Germany's government spent over €100 million in 2017 for initiatives promoting diversity. But as the country marks the International Day for the Elimination of Racial Discrimination, intolerance remains a serious issue.
"We've been busiest at our psychosocial center for refugees over the last few years," says Isabel Teller, an attorney, mediator and advisor at the Office for Equality at the Aachen Educational Center (GBB). Founded in 1983, the initiative receives financing from the German federal government and the state of North Rhine-Westphalia. It has seven areas of focus, ranging from support for the victims of racially-motivated violence to the integration of refugees.
"The waiting period for people seeking trauma therapy right now is about six months. That is what we are specialized in," says Teller, who has also become an expert at dealing with civil registry offices. She says she receives complaints about them on an almost daily basis.
Teller says the most common complaints arise from civil servants refusing to issue birth certificates for refugees who have given birth to children in Germany. "Legal guidelines are often interpreted in such a way that it becomes almost impossible for those seeking documents to get them."
Helpless in the face of growing right-wing sentiment
Lately, Teller has also been invited to participate in a growing number of seminars and panel discussions on the topic of racism. "We have detected a growing sense of helplessness — in society in general but also from government authorities and other institutions like ours — in the face of Germany's recent shift to the right," she says. "We have to take a stronger stance than we did in the past."
What could be improved to ensure that anti-racism initiatives can achieve what they set out to do? Teller says that one important change would be to standardize structures so that counselors dealing with racism would at least be housed in one central ministry.
Moreover, she believes administrators and politicians need to change their attitudes. "We often receive complaints from police officers with migrant backgrounds telling us of workplace discrimination, either from colleagues or superiors," she says. "I see a lot of halfheartedness in tackling anti-democratic tendencies."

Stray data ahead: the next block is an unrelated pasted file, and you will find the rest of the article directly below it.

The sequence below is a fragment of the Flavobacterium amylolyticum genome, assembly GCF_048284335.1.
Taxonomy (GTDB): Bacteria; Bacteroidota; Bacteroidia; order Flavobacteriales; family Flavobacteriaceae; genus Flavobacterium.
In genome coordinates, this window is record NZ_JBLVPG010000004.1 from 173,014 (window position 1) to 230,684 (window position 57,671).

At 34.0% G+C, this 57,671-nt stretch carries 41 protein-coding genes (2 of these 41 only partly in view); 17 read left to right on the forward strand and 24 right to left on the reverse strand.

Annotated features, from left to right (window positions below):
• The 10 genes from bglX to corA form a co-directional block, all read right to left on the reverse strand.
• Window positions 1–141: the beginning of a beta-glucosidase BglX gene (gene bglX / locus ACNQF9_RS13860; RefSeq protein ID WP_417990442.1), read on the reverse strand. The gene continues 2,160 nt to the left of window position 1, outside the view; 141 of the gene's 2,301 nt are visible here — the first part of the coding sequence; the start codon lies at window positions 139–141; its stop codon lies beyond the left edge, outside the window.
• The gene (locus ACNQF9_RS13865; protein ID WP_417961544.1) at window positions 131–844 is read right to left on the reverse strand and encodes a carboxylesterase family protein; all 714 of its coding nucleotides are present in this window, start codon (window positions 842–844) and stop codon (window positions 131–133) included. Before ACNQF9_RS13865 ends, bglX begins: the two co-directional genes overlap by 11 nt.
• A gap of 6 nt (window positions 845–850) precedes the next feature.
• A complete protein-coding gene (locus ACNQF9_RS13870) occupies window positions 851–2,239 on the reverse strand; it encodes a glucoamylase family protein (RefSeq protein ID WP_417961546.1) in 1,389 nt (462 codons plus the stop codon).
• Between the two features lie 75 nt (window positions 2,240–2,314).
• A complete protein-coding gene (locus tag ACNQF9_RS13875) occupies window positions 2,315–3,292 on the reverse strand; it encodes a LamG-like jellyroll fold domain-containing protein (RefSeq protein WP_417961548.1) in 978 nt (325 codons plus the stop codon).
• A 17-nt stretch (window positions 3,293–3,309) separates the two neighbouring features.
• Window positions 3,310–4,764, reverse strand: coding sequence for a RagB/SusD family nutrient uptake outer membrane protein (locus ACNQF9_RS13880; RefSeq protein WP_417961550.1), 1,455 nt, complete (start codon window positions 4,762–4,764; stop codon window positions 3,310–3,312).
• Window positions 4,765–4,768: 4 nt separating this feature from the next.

'It's cool to be right wing again'
Journalist Andrea Röpke knows better than most just how prevalent xenophobia and right-wing violence have become in Germany. For years, she has been chronicling occurrences of racially-motivated right-wing violence in Germany in annual reports. "It has once again become cool to be right wing in Germany," says Röpke.
She says anti-racism initiatives are more important than ever when it comes to combating the problem: "The initiatives are doing everything right. They represent German society and they are getting involved."
Röpke's only problem is that racist slogans are largely disseminated online and the initiatives have yet to come up with an adequate solution to countering that phenomenon. "AfD (Alternative for Germany) is by far the most popular party online, with more than 3 million followers. People still continue to underestimate their professionalism in that regard."
She says there are also a number of problems with the legal treatment of right-wing crimes, adding that more money has to be invested in long-term prevention projects.
Former neo-Nazis have more credibility when addressing students
Exit is an initiative that steps in when it seems as if it is too late to fight racism. Its main task is to help people who want to get out of the neo-Nazi scene. The project has been receiving funding from Germany's Ministry of Family Affairs, Senior Citizens, Women and Youth (BMFSFJ) since 2000.
Felix Benneckenstein says he was lucky to get out of the scene. He was a wholly convinced Nazi for 10 years, and now at age 31 he actively helps Exit in Bavaria.
Benneckenstein has noticed changes, too: "We need to be careful. The [neo-Nazi] scene has seen a surge with the rightward shift and now it thinks the revolution is coming."
Benneckenstein's greatest asset is his credibility. Neo-Nazis who want to get out of the scene get in touch with him before all others.
And his words carry a lot of weight at the schools he speaks at as well: "Teachers regularly tell me that kids believe what I tell them. But they don't believe the teachers, even though they tell them the same thing."
Dealing with right-wing ideology
Benneckenstein is repeatedly asked the same question at schools around Bavaria: "Is it racist if I say there are too many refugees in Germany?" That is a question that calls for a strong, substantive reply, he says.
And that is something he misses when it comes to how people deal with right-wing attitudes: "One has to address the things that students are told at right-wing information booths. It isn't enough to just say, that is all bad and evil."
And what would Benneckenstein's strategy for helping anti-racism initiatives be? He suggests "getting more conservative people involved, initiatives need more diverse political opinions." He says that left-leaning counselors tend to shut out people that lean right straight away.
But for him the most important thing is "to talk to people that are scared. Deal with them – over and over," he says. "You have to make sure they don't become radicalized."